Argentina. Citrus Semi-annual. Jun 2014 June 26, 2014
Marketing year (MY) 2013/2014 fresh lemon production is estimated at 750,000 MT, the same level of USDA’s official estimates but drastically reduced from the previous year. Frosts during the winter of 2013 and a drought affected most of the country’s growing areas throughout 2013. Exports are expected to decrease to 180,000 MT given the production decline and a delay in the beginning of the harvest. Consumption is up from USDA’s estimate but remains rather steady over the long term as lemon domestic demand tends to be inelastic. Fresh orange production showed a significant increase, up 150,000 from USDA estimate, as plants recuperated from last year’s frost. Tangerine production is up slightly from USDA’s estimate but is stable from last year’s production. A delay in the harvest, lack of competitiveness in the export market, and high domestic prices decreased exports of oranges and in turn increased both domestic consumption and oranges used for processing. Orange consumption is forecast to increase to 410,000 MT, and exports are estimated to decrease to 50,000 MT. Orange for processing is expected to double to 240,000 MT as a result of larger production and smaller exports. Tangerine domestic consumption is estimated to increase to 150,000 MT due to larger production, and exports are projected to remain stable at 90,000 MT. Tangerine for processing is projected to almost double to 60,000 MT due to an increase in production.
For MY 2013/2014, fresh lemon production is estimated to remain unchanged at 750,000 MT from official estimates, down by 45 percent compared to the previous year due to frosts during the winter of 2013, which reduced fruit volumes and damaged a significant number of trees, and a drought that affected most of the country’s growing areas throughout 2013. Lemon exports will decrease to 180,000 MT, down 70,000 MT from official estimates, as a result of smaller production. Moreover, the lemon harvest was delayed due to excess rains during April-May 2014. Post estimates an increase in consumption to 70,000 MT from official estimates although over the long term it tends to be inelastic.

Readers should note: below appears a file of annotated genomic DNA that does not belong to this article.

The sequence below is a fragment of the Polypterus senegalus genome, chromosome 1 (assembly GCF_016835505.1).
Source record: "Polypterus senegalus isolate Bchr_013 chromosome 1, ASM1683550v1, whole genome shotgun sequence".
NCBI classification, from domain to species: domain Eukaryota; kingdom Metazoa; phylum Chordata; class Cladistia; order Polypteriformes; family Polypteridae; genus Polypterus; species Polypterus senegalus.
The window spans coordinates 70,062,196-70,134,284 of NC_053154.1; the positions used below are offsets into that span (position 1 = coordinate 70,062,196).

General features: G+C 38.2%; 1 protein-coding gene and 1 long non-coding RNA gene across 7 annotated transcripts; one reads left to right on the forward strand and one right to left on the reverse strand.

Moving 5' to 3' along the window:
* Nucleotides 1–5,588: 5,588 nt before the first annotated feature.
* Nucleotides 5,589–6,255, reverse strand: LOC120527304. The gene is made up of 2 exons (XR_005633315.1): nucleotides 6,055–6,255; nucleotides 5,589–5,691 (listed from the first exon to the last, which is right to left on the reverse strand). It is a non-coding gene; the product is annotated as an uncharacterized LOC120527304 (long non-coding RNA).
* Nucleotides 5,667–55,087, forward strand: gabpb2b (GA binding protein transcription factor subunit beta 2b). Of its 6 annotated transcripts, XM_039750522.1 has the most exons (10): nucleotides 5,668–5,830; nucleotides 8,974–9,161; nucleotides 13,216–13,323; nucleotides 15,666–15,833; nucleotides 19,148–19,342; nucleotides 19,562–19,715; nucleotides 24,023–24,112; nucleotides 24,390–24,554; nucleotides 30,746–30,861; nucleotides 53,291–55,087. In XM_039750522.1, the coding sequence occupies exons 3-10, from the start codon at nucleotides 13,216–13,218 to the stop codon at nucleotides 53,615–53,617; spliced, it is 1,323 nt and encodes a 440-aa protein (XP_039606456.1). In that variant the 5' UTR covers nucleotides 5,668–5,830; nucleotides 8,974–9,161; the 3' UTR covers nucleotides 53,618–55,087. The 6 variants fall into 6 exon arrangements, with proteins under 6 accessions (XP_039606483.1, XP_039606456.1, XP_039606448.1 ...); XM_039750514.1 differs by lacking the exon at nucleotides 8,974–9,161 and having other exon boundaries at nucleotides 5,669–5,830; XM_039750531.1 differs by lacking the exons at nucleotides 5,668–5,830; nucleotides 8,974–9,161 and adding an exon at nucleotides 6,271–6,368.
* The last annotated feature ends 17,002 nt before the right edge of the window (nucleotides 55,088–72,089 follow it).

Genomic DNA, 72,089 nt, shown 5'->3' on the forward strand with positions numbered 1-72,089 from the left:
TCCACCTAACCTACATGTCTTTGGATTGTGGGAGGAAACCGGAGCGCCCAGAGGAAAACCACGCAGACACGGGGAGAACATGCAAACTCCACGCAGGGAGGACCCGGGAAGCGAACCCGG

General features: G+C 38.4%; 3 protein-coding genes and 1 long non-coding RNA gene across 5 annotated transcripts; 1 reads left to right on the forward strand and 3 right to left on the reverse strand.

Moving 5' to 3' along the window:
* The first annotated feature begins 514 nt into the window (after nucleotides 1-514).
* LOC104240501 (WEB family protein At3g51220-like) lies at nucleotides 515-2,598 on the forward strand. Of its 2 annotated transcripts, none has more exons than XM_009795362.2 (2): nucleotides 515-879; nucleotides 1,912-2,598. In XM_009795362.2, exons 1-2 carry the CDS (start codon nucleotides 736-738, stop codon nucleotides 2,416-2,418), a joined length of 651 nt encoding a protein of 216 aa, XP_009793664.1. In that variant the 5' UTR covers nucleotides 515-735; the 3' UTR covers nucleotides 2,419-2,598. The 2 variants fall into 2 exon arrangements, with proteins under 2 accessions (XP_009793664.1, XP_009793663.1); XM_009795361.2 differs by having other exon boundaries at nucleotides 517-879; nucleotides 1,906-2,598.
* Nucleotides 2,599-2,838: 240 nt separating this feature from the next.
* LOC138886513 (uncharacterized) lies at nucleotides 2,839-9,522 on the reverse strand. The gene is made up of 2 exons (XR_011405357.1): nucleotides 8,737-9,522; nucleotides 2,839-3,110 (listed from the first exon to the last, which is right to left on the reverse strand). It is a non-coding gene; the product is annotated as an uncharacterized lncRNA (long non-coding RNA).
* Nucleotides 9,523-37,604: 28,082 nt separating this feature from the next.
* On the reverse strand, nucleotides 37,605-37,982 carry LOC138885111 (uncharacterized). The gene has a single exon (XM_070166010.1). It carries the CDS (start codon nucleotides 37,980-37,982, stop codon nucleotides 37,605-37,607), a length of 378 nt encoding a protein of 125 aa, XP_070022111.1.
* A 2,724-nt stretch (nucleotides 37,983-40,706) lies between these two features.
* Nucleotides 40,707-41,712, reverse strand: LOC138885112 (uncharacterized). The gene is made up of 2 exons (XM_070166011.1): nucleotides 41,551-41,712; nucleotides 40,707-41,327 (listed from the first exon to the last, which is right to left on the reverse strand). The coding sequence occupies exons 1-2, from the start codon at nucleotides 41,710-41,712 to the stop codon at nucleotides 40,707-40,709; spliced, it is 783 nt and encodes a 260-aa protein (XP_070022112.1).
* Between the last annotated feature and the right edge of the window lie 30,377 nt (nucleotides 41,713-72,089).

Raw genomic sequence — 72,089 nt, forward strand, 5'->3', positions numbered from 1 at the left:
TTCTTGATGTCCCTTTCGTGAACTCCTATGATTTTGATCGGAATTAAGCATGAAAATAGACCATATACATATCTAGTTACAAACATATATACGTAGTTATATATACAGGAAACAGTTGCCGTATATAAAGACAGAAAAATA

Fresh orange production for MY 2013/2014 is expected to increase to 700,000 MT, up 150,000 MT from official estimates, as plants recuperated well from last year’s frosts, and consumption is estimated to increase to 410,000 MT due to larger production and smaller exports. Exports are forecast to decrease to 50,000 MT due to a delayed harvest, low competitiveness in international markets, and high domestic prices. Orange for processing is estimated to double to 240,000 MT as a result of larger production and smaller exports.
Post estimates fresh tangerine production for MY 2013/2014 to increase to 300,000 MT, up 40,000 MT from official estimates, in line with revisions carried out by the private sector. Tangerine consumption is estimated at 150,000 MT, up 15,000 MT from official estimates, as a result of larger production, and exports are expected to remain unchanged at 90,000 MT. Tangerine for processing is forecast to almost double to 60,000 MT due to an increase in production.
For MY 2013/2014, fresh lemon production is estimated to remain unchanged at 750,000 MT from USDA official estimates, down 45 percent from the previous year due to severe frosts during the winter of 2013, which reduced fruit volumes and damaged a significant number of trees, and a drought that affected most of the country’s growing areas throughout 2013. In addition, the lemon harvest was delayed about 20 days due to excess rains during April-May 2014. Post increased production estimates for MY 2012/2013 to 1.35 MMT, in line with revisions of data by private sources. Main lemon varieties grown in Argentina are Genova and Eureka.
Fresh orange production for MY 2013/2014 is forecast at 700,000 MT, up 150,000 Mt from USDA official estimates, and fresh tangerine production is projected at 300,000 MT, up 40,000 MT from official estimates. As reported by private sources, the plants recuperated well from the effects of the frost that affected the main sweet citrus growing region of Argentina in June 2012 and fruit volumes resulted above expected levels. Post revised production for MY 2012/2013 to 550,000 MT for oranges, and to 300,000 MT for tangerines, up 50,000 MT for both fruit compared to official estimates. The main orange varieties grown in Argentina are: Navetina, Salustiana, Washington Navel, Navel Late, Valencia Seedless, and Valencia Late; main tangerine varieties:
Clementina, Clemenvilla, Ellendale, Malvasio, Montenegrina, Murcott, and Ortanique (Source: Federcitrus). Overall, the citrus sweet varieties that have been expanding faster are seedless varieties, such as Tango for oranges, and Clementines and Clemenules for tangerines.